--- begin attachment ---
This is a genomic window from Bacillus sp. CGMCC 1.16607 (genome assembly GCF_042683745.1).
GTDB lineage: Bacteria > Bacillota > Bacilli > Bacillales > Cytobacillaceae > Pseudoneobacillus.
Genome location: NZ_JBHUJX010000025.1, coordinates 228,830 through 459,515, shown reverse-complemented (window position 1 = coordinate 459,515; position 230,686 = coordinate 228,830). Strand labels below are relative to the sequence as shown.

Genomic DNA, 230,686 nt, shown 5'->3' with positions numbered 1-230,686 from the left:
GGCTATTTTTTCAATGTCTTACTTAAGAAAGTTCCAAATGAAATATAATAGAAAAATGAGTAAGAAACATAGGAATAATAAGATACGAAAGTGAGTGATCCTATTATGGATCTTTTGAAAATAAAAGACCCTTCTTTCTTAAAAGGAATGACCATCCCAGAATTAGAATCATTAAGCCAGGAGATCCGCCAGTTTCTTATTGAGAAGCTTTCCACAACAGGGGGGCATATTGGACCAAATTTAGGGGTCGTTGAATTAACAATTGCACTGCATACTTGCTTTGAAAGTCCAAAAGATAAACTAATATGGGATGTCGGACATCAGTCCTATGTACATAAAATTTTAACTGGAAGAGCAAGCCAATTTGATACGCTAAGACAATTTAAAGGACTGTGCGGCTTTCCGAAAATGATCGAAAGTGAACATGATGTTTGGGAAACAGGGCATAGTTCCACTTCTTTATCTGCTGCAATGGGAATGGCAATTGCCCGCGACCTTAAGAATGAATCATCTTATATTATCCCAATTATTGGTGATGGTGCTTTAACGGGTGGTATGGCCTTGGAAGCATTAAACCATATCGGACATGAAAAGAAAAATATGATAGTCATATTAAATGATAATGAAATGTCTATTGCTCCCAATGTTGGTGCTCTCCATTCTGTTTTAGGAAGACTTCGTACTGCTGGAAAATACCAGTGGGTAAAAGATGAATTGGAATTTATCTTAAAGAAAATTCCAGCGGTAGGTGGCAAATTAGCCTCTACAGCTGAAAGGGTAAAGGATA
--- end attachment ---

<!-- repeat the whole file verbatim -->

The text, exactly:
This is a genomic window from Bacillus sp. CGMCC 1.16607 (genome assembly GCF_042683745.1).
GTDB lineage: Bacteria > Bacillota > Bacilli > Bacillales > Cytobacillaceae > Pseudoneobacillus.
Genome location: NZ_JBHUJX010000025.1, coordinates 228,830 through 459,515, shown reverse-complemented (window position 1 = coordinate 459,515; position 230,686 = coordinate 228,830). Strand labels below are relative to the sequence as shown.

Genomic DNA, 230,686 nt, shown 5'->3' with positions numbered 1-230,686 from the left:
GGCTATTTTTTCAATGTCTTACTTAAGAAAGTTCCAAATGAAATATAATAGAAAAATGAGTAAGAAACATAGGAATAATAAGATACGAAAGTGAGTGATCCTATTATGGATCTTTTGAAAATAAAAGACCCTTCTTTCTTAAAAGGAATGACCATCCCAGAATTAGAATCATTAAGCCAGGAGATCCGCCAGTTTCTTATTGAGAAGCTTTCCACAACAGGGGGGCATATTGGACCAAATTTAGGGGTCGTTGAATTAACAATTGCACTGCATACTTGCTTTGAAAGTCCAAAAGATAAACTAATATGGGATGTCGGACATCAGTCCTATGTACATAAAATTTTAACTGGAAGAGCAAGCCAATTTGATACGCTAAGACAATTTAAAGGACTGTGCGGCTTTCCGAAAATGATCGAAAGTGAACATGATGTTTGGGAAACAGGGCATAGTTCCACTTCTTTATCTGCTGCAATGGGAATGGCAATTGCCCGCGACCTTAAGAATGAATCATCTTATATTATCCCAATTATTGGTGATGGTGCTTTAACGGGTGGTATGGCCTTGGAAGCATTAAACCATATCGGACATGAAAAGAAAAATATGATAGTCATATTAAATGATAATGAAATGTCTATTGCTCCCAATGTTGGTGCTCTCCATTCTGTTTTAGGAAGACTTCGTACTGCTGGAAAATACCAGTGGGTAAAAGATGAATTGGAATTTATCTTAAAGAAAATTCCAGCGGTAGGTGGCAAATTAGCCTCTACAGCTGAAAGGGTAAAGGATA